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I have some doubt as to whether anyone can truly dispose of the belief that life has no purpose. Even one who comes to that conclusion can’t leave it alone. This book is witness to that fact, an attempt to find out and confront the meaning of non-meaning. I suspect that only someone well on his way to being damned could truly leave it alone—that is, truly ignore it, not even think about it, not be aware of the problem it poses—because doing so would entail an almost complete insensibility not just to the idea of God but to good and evil, truth and falsehood. I have known any number of people who professed to believe that life has no meaning, but not one who was genuinely indifferent to the idea. They betray themselves by their strenuous insistence upon it, clearly driven by strong emotion, which would not exist if they were truly reconciled.
For me, at least, there is a greater obstacle to the belief that life has a meaning than the absence of proof that it does: the question of evil. Horowitz uses a couple of horrifying stories to bring this home; no more are needed.
I mentioned earlier that I did not find this book challenging in the sense that I took Horowitz to mean it, that is, in the sense that it challenged my convictions as a Catholic. That’s not because it isn’t in fact a challenge, but because it is one to which I am accustomed. I deal with these questions every day. Whatever my faith is, it is not knowledge that was given to me, as it was given to St. Paul—not knowledge of a fact. And it is not a sense of God’s presence, or a consciousness of his love. And it is definitely not a certainty; I am never without some awareness of the possibility that I may be wrong. And I never see a news story about a murder or a war or a natural catastrophe, or even pass by a dead dog on the road, dead only because it was too innocent to fear properly an oncoming automobile, without wondering why the God in whom I place my trust permits such things to happen. My faith is a conscious decision, renewed every day, to accept the Christian revelation and to order my life according to it, or at least make a persistent effort to do so.
The intellect cannot make this decision for me, cannot force it upon me as an indubitable certainty. The heart wants it, but the heart often wants what it should not have. Does it want what it cannot have, not just practically but in the very nature of things? Of course it can and does in the immediate course of life, but can its ultimate longing be for something that does not exist? The idea that it can is a deeper puzzle than is generally recognized.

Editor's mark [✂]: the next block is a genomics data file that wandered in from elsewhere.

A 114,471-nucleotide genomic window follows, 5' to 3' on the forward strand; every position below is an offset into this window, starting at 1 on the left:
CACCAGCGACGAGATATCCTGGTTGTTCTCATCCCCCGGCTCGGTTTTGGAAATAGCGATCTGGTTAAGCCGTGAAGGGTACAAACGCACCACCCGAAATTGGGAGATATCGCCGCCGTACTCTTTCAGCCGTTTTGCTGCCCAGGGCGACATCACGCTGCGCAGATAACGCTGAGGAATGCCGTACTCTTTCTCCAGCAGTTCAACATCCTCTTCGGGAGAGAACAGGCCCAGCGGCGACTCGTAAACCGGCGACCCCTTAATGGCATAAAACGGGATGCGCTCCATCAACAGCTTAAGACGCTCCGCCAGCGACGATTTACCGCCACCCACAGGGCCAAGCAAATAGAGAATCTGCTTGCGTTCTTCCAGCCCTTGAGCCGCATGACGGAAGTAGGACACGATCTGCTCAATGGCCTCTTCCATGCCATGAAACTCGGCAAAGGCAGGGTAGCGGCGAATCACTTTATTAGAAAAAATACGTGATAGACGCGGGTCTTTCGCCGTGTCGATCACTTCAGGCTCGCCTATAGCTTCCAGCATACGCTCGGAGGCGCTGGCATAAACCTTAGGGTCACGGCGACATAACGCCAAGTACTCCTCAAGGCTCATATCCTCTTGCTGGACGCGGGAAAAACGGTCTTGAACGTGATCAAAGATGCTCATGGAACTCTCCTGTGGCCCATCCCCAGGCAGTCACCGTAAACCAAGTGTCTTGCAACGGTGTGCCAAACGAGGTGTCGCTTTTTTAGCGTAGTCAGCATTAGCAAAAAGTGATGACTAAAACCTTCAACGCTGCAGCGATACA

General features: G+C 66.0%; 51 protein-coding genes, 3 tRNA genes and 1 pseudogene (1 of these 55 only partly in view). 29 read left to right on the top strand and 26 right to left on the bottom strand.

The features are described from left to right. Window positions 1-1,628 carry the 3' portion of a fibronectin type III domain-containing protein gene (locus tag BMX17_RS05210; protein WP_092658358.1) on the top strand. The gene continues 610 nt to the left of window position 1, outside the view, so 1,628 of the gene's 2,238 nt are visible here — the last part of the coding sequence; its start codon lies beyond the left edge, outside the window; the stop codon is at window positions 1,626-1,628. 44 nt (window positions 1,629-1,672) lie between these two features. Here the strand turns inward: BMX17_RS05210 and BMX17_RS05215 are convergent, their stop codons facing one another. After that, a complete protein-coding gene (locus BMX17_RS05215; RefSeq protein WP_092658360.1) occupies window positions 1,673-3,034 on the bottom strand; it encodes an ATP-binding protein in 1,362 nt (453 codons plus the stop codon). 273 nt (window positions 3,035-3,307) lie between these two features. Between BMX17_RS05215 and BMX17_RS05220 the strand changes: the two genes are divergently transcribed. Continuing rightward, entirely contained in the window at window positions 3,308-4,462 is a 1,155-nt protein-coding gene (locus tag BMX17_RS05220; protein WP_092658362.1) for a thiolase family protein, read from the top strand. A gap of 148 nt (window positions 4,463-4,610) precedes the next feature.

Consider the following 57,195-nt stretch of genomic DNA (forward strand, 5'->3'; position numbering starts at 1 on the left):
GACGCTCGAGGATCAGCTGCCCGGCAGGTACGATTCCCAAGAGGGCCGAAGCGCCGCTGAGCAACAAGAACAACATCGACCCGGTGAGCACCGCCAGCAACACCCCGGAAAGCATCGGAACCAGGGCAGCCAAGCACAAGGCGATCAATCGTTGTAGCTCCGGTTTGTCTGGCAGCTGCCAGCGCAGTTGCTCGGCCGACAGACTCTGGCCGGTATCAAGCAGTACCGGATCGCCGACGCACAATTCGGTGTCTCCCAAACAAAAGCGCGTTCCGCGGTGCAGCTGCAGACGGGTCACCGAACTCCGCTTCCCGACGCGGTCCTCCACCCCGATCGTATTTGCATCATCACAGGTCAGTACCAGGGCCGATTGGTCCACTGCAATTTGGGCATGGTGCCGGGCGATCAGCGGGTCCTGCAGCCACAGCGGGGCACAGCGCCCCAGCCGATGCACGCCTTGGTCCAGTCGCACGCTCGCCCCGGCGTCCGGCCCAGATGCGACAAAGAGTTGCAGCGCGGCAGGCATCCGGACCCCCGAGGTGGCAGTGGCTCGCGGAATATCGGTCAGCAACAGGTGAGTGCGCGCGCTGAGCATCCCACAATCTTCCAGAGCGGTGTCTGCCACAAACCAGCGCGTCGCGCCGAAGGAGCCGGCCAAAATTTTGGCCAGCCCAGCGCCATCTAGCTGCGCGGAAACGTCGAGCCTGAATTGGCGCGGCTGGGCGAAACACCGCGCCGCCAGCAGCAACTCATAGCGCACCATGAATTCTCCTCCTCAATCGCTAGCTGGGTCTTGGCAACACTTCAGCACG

Is the longing for heaven like a dog dreaming of a bowl which is never empty of hamburger? Well, suppose it is; suppose that is the best a dog might think to ask of heaven. It doesn’t matter. The important question is not what sort of heaven the dog might want, but whether he can want it at all, whether he can have the self-awareness and the ability to step outside the moment necessary for him to have the dream, and to know he is having it. And, after all, hamburger does exist; we assume the dog can’t long for something that he can’t imagine. And I’m not convinced that we can, either, though the intensity of our longing and our difficulty in naming its object leads us to use words like sehnsucht. Like the dog with his hamburger, we have tasted it, if only briefly. We have imagined that there is something better than we can imagine.
But back to the book. I don’t think I’ve conveyed just how enjoyable it is: its graceful writing, its contemplative tone, its recourse to the inconceivably precious texture—and, one must say, the meaning—of ordinary life. In spite of the fact that the conclusion it draws are the opposite of my own, I’ll return to it, for the way it faces the problems it raises.
I have sometimes distinguished between deep and shallow atheism: the former understands the seriousness of the question, the latter does not, and thinks a shallow materialism answers all. I don’t think Horowitz describes himself as an atheist—if I’m not mistaken he uses the word agnostic a few times—but like most agnostics he takes the assumption of the absence of God as the outcome of his doubt. At any rate, his unbelief is definitely of the deep variety. And I always suspect that those who hold it are closer to the Kingdom than they realize, or is apparent to us.
Horowitz blames his own people for helping to fuel the expectation that history will arrive somewhere:
Deep in the millenial past, Jews were the original progressives and invented the idea that we are on our way toward a brighter future, which perhaps is why our history is so filled with tragedy and defeat.
I can’t help seeing a trace of ironical Jewish humor here: in other words, the Jews invented a system for making themselves miserable for all time. But did they invent it? Or was it given to them?
I neglected to mark the passage, and may not be quoting it perfectly, but Horowitz says something to the effect that we comfort ourselves by imagining that we inhabit stories that have no end. After I had written most of this review, I ran across the last lines of the last book of The Chronicles of Narnia:
All their life in this world and all their adventures in Narnia had only been the cover and the title page; now at last they were beginning Chapter One of the Great Story, which no man on earth has read; which goes on forever; in which every chapter is better than the one before.
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